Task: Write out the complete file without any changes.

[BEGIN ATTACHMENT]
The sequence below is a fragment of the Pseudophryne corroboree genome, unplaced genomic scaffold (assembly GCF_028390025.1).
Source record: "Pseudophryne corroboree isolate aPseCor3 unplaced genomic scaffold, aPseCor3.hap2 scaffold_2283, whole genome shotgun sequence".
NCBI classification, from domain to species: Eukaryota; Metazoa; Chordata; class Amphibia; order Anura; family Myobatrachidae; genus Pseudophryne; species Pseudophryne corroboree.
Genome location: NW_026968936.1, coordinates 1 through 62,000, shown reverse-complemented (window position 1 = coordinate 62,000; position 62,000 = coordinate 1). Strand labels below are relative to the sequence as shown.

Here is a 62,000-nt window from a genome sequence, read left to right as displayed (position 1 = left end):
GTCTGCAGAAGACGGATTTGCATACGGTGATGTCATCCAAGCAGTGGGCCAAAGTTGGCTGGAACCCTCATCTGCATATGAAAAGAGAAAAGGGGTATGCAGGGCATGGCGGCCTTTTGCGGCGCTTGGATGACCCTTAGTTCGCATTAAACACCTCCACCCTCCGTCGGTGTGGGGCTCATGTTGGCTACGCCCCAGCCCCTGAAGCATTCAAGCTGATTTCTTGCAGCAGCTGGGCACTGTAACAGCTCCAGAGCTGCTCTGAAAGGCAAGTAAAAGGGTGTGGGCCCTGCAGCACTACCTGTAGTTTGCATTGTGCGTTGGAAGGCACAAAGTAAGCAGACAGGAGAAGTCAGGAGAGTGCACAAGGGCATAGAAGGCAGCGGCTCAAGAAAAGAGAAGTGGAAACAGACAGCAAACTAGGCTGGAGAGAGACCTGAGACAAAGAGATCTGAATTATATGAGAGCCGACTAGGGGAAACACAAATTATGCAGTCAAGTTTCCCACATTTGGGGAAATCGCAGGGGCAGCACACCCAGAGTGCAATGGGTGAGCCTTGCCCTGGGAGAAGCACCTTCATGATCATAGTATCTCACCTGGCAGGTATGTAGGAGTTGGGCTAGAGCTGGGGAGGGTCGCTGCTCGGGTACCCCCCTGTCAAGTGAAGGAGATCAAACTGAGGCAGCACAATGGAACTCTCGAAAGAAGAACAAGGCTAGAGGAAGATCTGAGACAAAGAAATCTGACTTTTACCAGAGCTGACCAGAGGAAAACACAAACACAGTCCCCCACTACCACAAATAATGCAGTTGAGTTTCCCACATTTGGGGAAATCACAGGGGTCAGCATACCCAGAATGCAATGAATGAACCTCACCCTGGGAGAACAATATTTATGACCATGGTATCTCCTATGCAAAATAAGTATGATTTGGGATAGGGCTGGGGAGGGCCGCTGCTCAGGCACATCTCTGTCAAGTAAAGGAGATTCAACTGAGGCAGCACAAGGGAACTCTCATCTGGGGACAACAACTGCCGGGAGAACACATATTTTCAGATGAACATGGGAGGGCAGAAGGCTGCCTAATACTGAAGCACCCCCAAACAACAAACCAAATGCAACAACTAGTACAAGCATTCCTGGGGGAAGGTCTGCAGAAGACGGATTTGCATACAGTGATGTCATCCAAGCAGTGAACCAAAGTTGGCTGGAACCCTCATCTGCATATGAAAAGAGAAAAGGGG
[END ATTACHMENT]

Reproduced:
The sequence below is a fragment of the Pseudophryne corroboree genome, unplaced genomic scaffold (assembly GCF_028390025.1).
Source record: "Pseudophryne corroboree isolate aPseCor3 unplaced genomic scaffold, aPseCor3.hap2 scaffold_2283, whole genome shotgun sequence".
NCBI classification, from domain to species: Eukaryota; Metazoa; Chordata; class Amphibia; order Anura; family Myobatrachidae; genus Pseudophryne; species Pseudophryne corroboree.
Genome location: NW_026968936.1, coordinates 1 through 62,000, shown reverse-complemented (window position 1 = coordinate 62,000; position 62,000 = coordinate 1). Strand labels below are relative to the sequence as shown.

Here is a 62,000-nt window from a genome sequence, read left to right as displayed (position 1 = left end):
GTCTGCAGAAGACGGATTTGCATACGGTGATGTCATCCAAGCAGTGGGCCAAAGTTGGCTGGAACCCTCATCTGCATATGAAAAGAGAAAAGGGGTATGCAGGGCATGGCGGCCTTTTGCGGCGCTTGGATGACCCTTAGTTCGCATTAAACACCTCCACCCTCCGTCGGTGTGGGGCTCATGTTGGCTACGCCCCAGCCCCTGAAGCATTCAAGCTGATTTCTTGCAGCAGCTGGGCACTGTAACAGCTCCAGAGCTGCTCTGAAAGGCAAGTAAAAGGGTGTGGGCCCTGCAGCACTACCTGTAGTTTGCATTGTGCGTTGGAAGGCACAAAGTAAGCAGACAGGAGAAGTCAGGAGAGTGCACAAGGGCATAGAAGGCAGCGGCTCAAGAAAAGAGAAGTGGAAACAGACAGCAAACTAGGCTGGAGAGAGACCTGAGACAAAGAGATCTGAATTATATGAGAGCCGACTAGGGGAAACACAAATTATGCAGTCAAGTTTCCCACATTTGGGGAAATCGCAGGGGCAGCACACCCAGAGTGCAATGGGTGAGCCTTGCCCTGGGAGAAGCACCTTCATGATCATAGTATCTCACCTGGCAGGTATGTAGGAGTTGGGCTAGAGCTGGGGAGGGTCGCTGCTCGGGTACCCCCCTGTCAAGTGAAGGAGATCAAACTGAGGCAGCACAATGGAACTCTCGAAAGAAGAACAAGGCTAGAGGAAGATCTGAGACAAAGAAATCTGACTTTTACCAGAGCTGACCAGAGGAAAACACAAACACAGTCCCCCACTACCACAAATAATGCAGTTGAGTTTCCCACATTTGGGGAAATCACAGGGGTCAGCATACCCAGAATGCAATGAATGAACCTCACCCTGGGAGAACAATATTTATGACCATGGTATCTCCTATGCAAAATAAGTATGATTTGGGATAGGGCTGGGGAGGGCCGCTGCTCAGGCACATCTCTGTCAAGTAAAGGAGATTCAACTGAGGCAGCACAAGGGAACTCTCATCTGGGGACAACAACTGCCGGGAGAACACATATTTTCAGATGAACATGGGAGGGCAGAAGGCTGCCTAATACTGAAGCACCCCCAAACAACAAACCAAATGCAACAACTAGTACAAGCATTCCTGGGGGAAGGTCTGCAGAAGACGGATTTGCATACAGTGATGTCATCCAAGCAGTGAACCAAAGTTGGCTGGAACCCTCATCTGCATATGAAAAGAGAAAAGGGG